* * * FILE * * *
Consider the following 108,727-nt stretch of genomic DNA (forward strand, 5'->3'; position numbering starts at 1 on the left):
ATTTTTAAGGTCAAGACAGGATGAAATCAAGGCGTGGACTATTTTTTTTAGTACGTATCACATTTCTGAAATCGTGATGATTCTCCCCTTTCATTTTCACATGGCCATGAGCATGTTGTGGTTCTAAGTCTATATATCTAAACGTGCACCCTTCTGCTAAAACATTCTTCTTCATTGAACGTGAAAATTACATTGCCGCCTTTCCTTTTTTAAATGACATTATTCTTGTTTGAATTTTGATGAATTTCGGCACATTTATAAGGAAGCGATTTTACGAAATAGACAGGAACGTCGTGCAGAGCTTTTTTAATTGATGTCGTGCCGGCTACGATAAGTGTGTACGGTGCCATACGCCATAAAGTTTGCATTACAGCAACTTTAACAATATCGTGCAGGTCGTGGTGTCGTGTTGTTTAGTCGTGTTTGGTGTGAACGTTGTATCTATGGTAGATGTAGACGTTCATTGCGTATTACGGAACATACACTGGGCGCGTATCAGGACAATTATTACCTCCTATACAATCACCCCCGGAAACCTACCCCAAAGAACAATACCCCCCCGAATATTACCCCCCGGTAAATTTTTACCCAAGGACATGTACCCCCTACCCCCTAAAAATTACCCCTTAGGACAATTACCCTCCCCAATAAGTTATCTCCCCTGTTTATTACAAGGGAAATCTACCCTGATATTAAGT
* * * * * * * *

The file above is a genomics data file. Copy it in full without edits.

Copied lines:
Consider the following 108,727-nt stretch of genomic DNA (forward strand, 5'->3'; position numbering starts at 1 on the left):
ATTTTTAAGGTCAAGACAGGATGAAATCAAGGCGTGGACTATTTTTTTTAGTACGTATCACATTTCTGAAATCGTGATGATTCTCCCCTTTCATTTTCACATGGCCATGAGCATGTTGTGGTTCTAAGTCTATATATCTAAACGTGCACCCTTCTGCTAAAACATTCTTCTTCATTGAACGTGAAAATTACATTGCCGCCTTTCCTTTTTTAAATGACATTATTCTTGTTTGAATTTTGATGAATTTCGGCACATTTATAAGGAAGCGATTTTACGAAATAGACAGGAACGTCGTGCAGAGCTTTTTTAATTGATGTCGTGCCGGCTACGATAAGTGTGTACGGTGCCATACGCCATAAAGTTTGCATTACAGCAACTTTAACAATATCGTGCAGGTCGTGGTGTCGTGTTGTTTAGTCGTGTTTGGTGTGAACGTTGTATCTATGGTAGATGTAGACGTTCATTGCGTATTACGGAACATACACTGGGCGCGTATCAGGACAATTATTACCTCCTATACAATCACCCCCGGAAACCTACCCCAAAGAACAATACCCCCCCGAATATTACCCCCCGGTAAATTTTTACCCAAGGACATGTACCCCCTACCCCCTAAAAATTACCCCTTAGGACAATTACCCTCCCCAATAAGTTATCTCCCCTGTTTATTACAAGGGAAATCTACCCTGATATTAAGT